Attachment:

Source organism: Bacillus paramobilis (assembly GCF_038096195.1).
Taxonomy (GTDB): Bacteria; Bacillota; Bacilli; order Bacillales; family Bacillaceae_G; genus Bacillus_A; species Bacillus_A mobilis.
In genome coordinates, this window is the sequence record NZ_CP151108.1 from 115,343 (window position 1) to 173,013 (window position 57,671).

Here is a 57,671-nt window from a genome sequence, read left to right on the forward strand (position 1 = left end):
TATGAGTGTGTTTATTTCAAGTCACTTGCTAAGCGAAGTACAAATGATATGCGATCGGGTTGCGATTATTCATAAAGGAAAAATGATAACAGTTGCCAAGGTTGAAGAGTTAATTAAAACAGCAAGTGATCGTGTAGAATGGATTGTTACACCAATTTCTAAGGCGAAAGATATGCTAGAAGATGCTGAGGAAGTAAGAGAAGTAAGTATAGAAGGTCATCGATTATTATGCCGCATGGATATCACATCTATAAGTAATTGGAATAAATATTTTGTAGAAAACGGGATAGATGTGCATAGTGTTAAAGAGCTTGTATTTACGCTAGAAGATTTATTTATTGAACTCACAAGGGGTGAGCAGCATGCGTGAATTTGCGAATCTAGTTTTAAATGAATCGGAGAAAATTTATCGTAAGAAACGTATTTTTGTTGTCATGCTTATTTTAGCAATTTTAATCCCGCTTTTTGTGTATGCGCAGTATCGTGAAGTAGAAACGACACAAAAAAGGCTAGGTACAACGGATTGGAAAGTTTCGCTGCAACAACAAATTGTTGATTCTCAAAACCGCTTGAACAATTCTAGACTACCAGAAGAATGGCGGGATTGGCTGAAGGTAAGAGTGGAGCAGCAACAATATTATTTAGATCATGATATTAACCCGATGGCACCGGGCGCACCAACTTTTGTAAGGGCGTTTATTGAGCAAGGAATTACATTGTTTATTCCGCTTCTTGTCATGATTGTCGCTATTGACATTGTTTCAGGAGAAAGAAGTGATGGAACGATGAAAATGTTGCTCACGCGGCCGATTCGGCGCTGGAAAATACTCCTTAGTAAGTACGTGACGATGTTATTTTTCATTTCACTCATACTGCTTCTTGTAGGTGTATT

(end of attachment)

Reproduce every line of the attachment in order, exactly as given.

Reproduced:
Source organism: Bacillus paramobilis (assembly GCF_038096195.1).
Taxonomy (GTDB): Bacteria; Bacillota; Bacilli; order Bacillales; family Bacillaceae_G; genus Bacillus_A; species Bacillus_A mobilis.
In genome coordinates, this window is the sequence record NZ_CP151108.1 from 115,343 (window position 1) to 173,013 (window position 57,671).

Here is a 57,671-nt window from a genome sequence, read left to right on the forward strand (position 1 = left end):
TATGAGTGTGTTTATTTCAAGTCACTTGCTAAGCGAAGTACAAATGATATGCGATCGGGTTGCGATTATTCATAAAGGAAAAATGATAACAGTTGCCAAGGTTGAAGAGTTAATTAAAACAGCAAGTGATCGTGTAGAATGGATTGTTACACCAATTTCTAAGGCGAAAGATATGCTAGAAGATGCTGAGGAAGTAAGAGAAGTAAGTATAGAAGGTCATCGATTATTATGCCGCATGGATATCACATCTATAAGTAATTGGAATAAATATTTTGTAGAAAACGGGATAGATGTGCATAGTGTTAAAGAGCTTGTATTTACGCTAGAAGATTTATTTATTGAACTCACAAGGGGTGAGCAGCATGCGTGAATTTGCGAATCTAGTTTTAAATGAATCGGAGAAAATTTATCGTAAGAAACGTATTTTTGTTGTCATGCTTATTTTAGCAATTTTAATCCCGCTTTTTGTGTATGCGCAGTATCGTGAAGTAGAAACGACACAAAAAAGGCTAGGTACAACGGATTGGAAAGTTTCGCTGCAACAACAAATTGTTGATTCTCAAAACCGCTTGAACAATTCTAGACTACCAGAAGAATGGCGGGATTGGCTGAAGGTAAGAGTGGAGCAGCAACAATATTATTTAGATCATGATATTAACCCGATGGCACCGGGCGCACCAACTTTTGTAAGGGCGTTTATTGAGCAAGGAATTACATTGTTTATTCCGCTTCTTGTCATGATTGTCGCTATTGACATTGTTTCAGGAGAAAGAAGTGATGGAACGATGAAAATGTTGCTCACGCGGCCGATTCGGCGCTGGAAAATACTCCTTAGTAAGTACGTGACGATGTTATTTTTCATTTCACTCATACTGCTTCTTGTAGGTGTATT